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Things Change

“Yesterday I was clever, so I wanted to change the world. Today I am wise, so I am changing myself.” ― Rumi

A common conversation I have, with candidates of all levels, is about how to change career path within the insurance industry.  This could be a data scientist into management; an actuary moving from reserving to pricing; a broker becoming an underwriter; or a consultant moving into the company market; to name a few regular requests.

We all strive to challenge ourselves and life-long learning is important to all of us.  I wanted to share some key considerations and pointers on how to approach such a change:


1. Research:

It can be easy to get carried away with the romantic ideas of a new career, without getting the full picture. Many roles may seem ‘sexy’ on the surface but as we know, all jobs have their challenges too.

I always think it’s best to ask yourself what a bad day would look like in a particular position and what the bulk of the role will be.  For example, you may want to be a CRO, but that position comes with stringent regulatory pressures, and that may not meet your original expectations.

Networking with people in your chosen profession at market events or socials can bring out wider information.  They could potentially introduce you to new people or sources of information.

Of course, you may think I am biased, but perhaps align yourself with a recruiter who can provide information on the market on a regular basis.  This can also help you to identify what you need to do to make the switch.


2. Training:

Once you have discovered the role you want, it can be useful to gain relevant skills and experience.  These could be extra-curricular such as taking data science courses, learning a coding language or taking leadership training.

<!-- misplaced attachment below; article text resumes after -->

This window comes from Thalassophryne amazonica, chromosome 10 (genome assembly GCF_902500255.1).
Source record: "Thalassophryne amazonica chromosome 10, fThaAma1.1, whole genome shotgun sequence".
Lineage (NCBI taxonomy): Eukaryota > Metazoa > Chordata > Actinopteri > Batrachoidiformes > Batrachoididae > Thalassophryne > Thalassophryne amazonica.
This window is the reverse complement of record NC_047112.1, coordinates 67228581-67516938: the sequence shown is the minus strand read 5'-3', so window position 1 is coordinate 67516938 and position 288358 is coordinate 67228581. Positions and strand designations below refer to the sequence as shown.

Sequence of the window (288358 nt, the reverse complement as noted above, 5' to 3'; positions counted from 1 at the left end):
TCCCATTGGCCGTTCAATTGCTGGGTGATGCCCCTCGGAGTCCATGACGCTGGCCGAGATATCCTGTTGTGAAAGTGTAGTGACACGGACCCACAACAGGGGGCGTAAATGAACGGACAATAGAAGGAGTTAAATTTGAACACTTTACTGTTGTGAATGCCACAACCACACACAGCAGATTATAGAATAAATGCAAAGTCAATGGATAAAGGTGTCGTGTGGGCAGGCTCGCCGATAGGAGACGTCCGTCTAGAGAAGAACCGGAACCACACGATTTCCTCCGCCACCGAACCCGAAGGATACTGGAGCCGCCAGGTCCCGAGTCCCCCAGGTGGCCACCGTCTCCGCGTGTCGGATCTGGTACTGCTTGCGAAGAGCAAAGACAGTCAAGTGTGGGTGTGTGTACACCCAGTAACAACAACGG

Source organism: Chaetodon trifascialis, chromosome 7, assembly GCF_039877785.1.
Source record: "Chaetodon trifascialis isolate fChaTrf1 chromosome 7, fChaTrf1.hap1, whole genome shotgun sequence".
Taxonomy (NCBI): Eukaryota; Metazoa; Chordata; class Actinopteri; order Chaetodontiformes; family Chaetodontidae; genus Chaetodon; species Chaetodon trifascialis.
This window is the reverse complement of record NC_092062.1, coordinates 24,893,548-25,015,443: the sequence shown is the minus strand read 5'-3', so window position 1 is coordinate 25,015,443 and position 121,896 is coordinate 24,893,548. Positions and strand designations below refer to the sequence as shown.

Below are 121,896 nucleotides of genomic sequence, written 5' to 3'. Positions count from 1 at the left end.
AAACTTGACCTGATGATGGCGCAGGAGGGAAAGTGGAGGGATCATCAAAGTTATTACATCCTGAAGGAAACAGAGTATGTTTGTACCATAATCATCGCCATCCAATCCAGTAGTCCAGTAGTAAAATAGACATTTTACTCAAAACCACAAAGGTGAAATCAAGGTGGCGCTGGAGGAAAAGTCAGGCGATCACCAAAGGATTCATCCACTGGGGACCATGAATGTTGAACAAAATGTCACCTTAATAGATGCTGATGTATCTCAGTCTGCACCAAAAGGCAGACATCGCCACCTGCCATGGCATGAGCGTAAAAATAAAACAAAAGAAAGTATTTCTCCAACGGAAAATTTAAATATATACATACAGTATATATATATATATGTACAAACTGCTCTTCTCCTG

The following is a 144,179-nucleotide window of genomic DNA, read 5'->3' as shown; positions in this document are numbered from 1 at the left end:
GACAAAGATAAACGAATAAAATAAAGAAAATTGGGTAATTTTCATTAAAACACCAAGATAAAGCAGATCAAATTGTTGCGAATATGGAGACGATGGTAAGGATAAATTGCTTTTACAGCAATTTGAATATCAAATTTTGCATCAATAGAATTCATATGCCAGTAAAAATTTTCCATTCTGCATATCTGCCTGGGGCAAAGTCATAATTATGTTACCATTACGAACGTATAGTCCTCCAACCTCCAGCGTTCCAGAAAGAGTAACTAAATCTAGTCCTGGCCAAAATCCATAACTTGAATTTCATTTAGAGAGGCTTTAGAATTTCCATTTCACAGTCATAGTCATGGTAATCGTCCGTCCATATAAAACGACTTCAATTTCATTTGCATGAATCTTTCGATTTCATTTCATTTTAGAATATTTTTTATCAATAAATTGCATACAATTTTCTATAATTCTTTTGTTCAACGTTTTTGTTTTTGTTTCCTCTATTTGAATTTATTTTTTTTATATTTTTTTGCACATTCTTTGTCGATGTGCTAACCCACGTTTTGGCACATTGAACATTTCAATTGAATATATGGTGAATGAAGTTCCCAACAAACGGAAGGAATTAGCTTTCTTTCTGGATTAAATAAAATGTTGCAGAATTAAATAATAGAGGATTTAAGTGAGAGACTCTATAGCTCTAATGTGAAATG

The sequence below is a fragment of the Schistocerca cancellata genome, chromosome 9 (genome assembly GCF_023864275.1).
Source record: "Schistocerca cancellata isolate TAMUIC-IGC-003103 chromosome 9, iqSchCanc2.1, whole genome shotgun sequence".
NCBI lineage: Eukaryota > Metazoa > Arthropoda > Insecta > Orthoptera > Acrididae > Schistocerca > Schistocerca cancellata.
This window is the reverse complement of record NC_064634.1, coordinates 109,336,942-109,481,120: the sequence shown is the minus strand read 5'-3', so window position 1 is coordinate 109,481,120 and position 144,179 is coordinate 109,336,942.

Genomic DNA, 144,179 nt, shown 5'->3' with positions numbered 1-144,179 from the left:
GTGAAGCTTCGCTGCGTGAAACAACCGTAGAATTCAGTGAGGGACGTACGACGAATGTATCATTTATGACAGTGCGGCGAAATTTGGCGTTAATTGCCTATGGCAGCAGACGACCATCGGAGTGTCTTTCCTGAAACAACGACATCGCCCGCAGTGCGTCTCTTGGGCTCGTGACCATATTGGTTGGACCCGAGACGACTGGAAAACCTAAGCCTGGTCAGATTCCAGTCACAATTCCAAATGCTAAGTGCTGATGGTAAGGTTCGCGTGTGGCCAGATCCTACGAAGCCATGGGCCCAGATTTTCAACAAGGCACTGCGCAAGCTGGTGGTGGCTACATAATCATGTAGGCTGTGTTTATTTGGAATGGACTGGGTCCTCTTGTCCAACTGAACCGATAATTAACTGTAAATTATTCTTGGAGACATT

It could be on the job, so taking on work from another area.  For example, if you are a reserving actuary but would really like to move into pricing, can you build a relationship with an underwriter to support their activities or help with a pricing actuary’s workload?

If it’s a role that requires professional qualifications, can you get access to those in your current role?

There are generally opportunities to gain the experience needed within your current company, even if there isn’t a full-time opportunity open.  Any exposure you can gain will put you in good stead to make the transition.


3. Flexibility:

There is rarely a perfect situation when moving discipline or market and being flexible will help you to secure that position.

Examples of this could be a change in working patterns or taking reduced remuneration.

A common concession is taking on duties in a new role that aren’t quite what you want to do, but they are steppingstone.  This allows you the opportunity to develop skills in a new area whilst adding value from the outset with your current skillset.


4. Give it a go!

If you have exhausted your opportunities internally and researched your new position well, but need to pursue a position externally to realise this, then my best advice is to give it a go!

There is a talent shortage in most areas of insurance and generally employers will be more flexible around experience than candidates believe.  Just as a ‘perfect’ role may not exist, a ‘perfect’ candidate doesn’t either.  There is always something to learn or develop in a new job and if there wasn’t, why would you want to do it anyway?!

This provides an opportunity at interview to talk about your transferrable skills.  Also, you will have good motivations for wanting this new position, giving the client confidence that that there is longevity in hiring you.


Every situation is different to the next and these are just a few points to consider.


By Anthony Hill

To discuss your next move or gather some market information please get in touch with Anthony on or 0203 587 7754


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